Faced with that grim assessment, an elite group of transportation experts that gathered in Washington last week did not pause to ponder the calamity they foresee if the public fails to grasp hold of the need.
They had done that a year earlier in a report that was a landmark for depth, scope and bipartisanship. More than 80 transportation experts joined in the conclusion that the federal government needed to spend upward of $60 billion more a year just to maintain the current systems and at least $85 billion more annually on expansion to accommodate a population that has more than doubled since the interstate highway system was begun 60 years ago.
Already sobered by the reality that, at the very best, Congress might vote to keep funding at current levels — roughly $54 billion a year — the career transportation experts received another dose of bad news last week.
Americans don’t trust their leaders — notably Congress — to spend transportation tax dollars wisely and are deaf to appeals for additional spending.
“The overwhelming sense that this thing has become a scam is very compelling,” said Jim Mulhall, a political strategist who has done focus groups for the advocacy organization Building America’s Future.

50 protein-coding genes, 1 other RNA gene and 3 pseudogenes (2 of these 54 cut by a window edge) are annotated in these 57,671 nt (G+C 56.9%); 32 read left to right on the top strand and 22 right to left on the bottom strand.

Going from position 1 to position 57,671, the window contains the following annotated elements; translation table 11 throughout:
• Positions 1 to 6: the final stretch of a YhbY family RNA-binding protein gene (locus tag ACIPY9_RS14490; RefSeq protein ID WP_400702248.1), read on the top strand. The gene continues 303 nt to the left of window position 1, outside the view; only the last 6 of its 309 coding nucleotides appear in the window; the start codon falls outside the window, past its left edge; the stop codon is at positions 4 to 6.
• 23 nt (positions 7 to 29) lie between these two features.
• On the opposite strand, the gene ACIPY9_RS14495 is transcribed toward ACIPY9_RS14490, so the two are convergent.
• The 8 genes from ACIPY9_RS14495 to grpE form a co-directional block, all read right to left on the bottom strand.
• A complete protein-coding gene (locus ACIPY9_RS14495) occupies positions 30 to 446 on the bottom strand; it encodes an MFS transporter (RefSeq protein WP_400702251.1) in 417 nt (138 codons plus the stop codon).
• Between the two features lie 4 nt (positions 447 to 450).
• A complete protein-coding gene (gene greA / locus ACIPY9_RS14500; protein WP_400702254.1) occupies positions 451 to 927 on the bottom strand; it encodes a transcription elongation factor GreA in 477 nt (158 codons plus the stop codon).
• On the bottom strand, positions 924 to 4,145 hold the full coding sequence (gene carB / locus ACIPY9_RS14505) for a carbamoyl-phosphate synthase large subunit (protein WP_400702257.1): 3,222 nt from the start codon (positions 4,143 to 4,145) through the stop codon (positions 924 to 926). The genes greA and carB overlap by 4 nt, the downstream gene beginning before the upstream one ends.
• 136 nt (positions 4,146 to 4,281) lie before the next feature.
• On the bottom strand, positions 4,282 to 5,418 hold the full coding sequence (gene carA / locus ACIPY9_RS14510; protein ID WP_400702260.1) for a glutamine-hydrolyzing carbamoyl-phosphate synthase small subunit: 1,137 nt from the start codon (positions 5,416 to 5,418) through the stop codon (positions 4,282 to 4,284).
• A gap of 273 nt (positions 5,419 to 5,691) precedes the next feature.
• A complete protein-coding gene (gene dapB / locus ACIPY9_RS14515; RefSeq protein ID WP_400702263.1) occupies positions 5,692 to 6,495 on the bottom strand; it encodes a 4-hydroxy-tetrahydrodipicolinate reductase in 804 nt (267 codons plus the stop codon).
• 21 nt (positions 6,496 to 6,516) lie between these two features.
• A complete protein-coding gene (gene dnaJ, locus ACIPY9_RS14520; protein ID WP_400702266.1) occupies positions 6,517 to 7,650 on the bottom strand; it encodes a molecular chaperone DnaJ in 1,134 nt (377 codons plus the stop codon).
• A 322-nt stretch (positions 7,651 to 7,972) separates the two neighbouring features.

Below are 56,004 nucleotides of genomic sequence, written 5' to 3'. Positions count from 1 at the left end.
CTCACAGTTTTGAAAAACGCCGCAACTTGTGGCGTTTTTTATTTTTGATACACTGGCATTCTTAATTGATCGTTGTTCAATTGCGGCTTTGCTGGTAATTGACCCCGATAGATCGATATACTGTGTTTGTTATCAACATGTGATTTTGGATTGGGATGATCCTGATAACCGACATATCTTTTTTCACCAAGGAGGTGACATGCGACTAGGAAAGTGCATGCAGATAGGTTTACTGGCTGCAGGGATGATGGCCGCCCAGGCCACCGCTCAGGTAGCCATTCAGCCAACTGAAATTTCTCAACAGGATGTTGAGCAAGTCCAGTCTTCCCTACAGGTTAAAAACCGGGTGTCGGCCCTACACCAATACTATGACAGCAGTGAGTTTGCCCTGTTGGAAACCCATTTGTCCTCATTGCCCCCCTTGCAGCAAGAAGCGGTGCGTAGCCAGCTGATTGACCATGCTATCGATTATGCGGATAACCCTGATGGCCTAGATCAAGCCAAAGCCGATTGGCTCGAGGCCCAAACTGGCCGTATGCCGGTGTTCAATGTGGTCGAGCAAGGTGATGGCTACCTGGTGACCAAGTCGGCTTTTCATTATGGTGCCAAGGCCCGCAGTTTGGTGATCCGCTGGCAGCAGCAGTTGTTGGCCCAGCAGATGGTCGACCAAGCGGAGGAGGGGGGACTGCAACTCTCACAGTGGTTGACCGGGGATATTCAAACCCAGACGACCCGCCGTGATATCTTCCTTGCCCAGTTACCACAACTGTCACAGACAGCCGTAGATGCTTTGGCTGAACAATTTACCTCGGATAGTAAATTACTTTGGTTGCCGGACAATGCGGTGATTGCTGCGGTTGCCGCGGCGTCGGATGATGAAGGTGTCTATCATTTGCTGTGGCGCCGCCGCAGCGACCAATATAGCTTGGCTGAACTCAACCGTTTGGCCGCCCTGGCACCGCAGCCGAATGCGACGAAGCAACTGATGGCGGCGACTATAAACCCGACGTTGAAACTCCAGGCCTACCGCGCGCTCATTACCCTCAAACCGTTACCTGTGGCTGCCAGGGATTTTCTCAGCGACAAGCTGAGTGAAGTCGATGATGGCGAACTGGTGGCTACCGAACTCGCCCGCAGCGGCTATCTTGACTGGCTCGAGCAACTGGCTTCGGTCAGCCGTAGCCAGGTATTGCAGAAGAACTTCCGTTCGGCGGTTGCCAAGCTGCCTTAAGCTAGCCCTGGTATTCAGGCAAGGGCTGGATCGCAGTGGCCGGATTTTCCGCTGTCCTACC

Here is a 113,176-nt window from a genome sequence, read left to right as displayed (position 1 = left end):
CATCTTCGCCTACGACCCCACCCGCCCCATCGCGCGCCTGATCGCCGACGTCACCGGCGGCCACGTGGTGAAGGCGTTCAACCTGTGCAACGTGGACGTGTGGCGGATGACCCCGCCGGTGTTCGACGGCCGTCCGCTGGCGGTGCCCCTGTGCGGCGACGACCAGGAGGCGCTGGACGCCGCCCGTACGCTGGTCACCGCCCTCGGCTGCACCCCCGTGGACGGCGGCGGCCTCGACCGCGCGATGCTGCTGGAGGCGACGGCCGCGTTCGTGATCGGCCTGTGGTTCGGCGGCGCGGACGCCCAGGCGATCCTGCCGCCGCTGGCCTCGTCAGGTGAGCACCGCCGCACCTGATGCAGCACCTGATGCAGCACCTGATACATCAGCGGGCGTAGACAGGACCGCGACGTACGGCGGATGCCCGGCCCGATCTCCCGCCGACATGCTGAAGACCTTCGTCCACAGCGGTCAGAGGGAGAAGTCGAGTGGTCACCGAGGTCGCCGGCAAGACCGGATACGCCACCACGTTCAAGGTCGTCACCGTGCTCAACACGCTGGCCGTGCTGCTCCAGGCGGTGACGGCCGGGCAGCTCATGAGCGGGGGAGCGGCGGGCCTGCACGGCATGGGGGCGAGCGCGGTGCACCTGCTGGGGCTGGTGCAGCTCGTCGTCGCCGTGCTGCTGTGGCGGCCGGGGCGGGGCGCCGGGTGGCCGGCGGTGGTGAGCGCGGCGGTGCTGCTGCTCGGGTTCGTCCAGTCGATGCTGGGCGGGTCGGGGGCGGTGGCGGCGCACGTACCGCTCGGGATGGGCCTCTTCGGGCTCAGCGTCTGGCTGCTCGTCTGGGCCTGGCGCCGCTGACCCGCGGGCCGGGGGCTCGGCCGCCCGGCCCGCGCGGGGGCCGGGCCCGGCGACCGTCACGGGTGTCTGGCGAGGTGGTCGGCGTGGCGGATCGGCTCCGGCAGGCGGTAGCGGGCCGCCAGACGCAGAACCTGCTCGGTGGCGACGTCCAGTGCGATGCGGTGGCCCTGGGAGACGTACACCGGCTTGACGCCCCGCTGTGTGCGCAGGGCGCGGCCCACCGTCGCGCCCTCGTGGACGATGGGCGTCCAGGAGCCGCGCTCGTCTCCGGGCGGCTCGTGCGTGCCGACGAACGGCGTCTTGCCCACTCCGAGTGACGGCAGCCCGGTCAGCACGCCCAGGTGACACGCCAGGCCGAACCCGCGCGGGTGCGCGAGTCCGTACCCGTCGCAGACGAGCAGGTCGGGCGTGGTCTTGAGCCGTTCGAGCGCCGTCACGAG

Led by five former secretaries of transportation — James Burnley, Samuel Skinner, Rodney Slater, Norman Mineta and Mary Peters — the group gathered at the University of Virginia’s Miller Center offices in Washington for two days of discussion on how to educate and energize average Americans about the catastrophe they foresee.
They were told that they had some hope of persuading those on the political left and center, but that “conservatives are utterly convinced that there is waste and corruption, and that no money [more] is needed,” said Rich Thau, of Presentation Testing, who has tested public opinion on the issue.
“They think somebody wasted my money and [that] it’s going to something else,” Thau said. “You can make a good case for infrastructure [improvements] but people still don’t want to pay.”
The infrastructure issue has played large within the Beltway, where think tanks, transportation advocates and some members of Congress wave around data that indicate that gridlock and economic stagnation will descend dramatically unless trillions of dollars are spent on roads, bridges, ports, transit and aviation systems.
But to much of the rest of the nation, transportation funding is synonymous with pork barrel spending and boondoggles.
Advocates have quantified the issue every which way in at least a half-dozen major reports and lots of smaller studies that singled out one slice of the transportation pie chart. Almost 70,000 bridges are structurally deficient, more than 20 percent of flights at the busiest major airports experience delays, the U.S. risks losing competitive ground on other nations that invest more, traffic congestion threatens to strangle the economic viability of big cities, long-neglected metro transit systems are breaking down, and the foundations are crumbling beneath that fresh coat of asphalt on millions of miles of highway.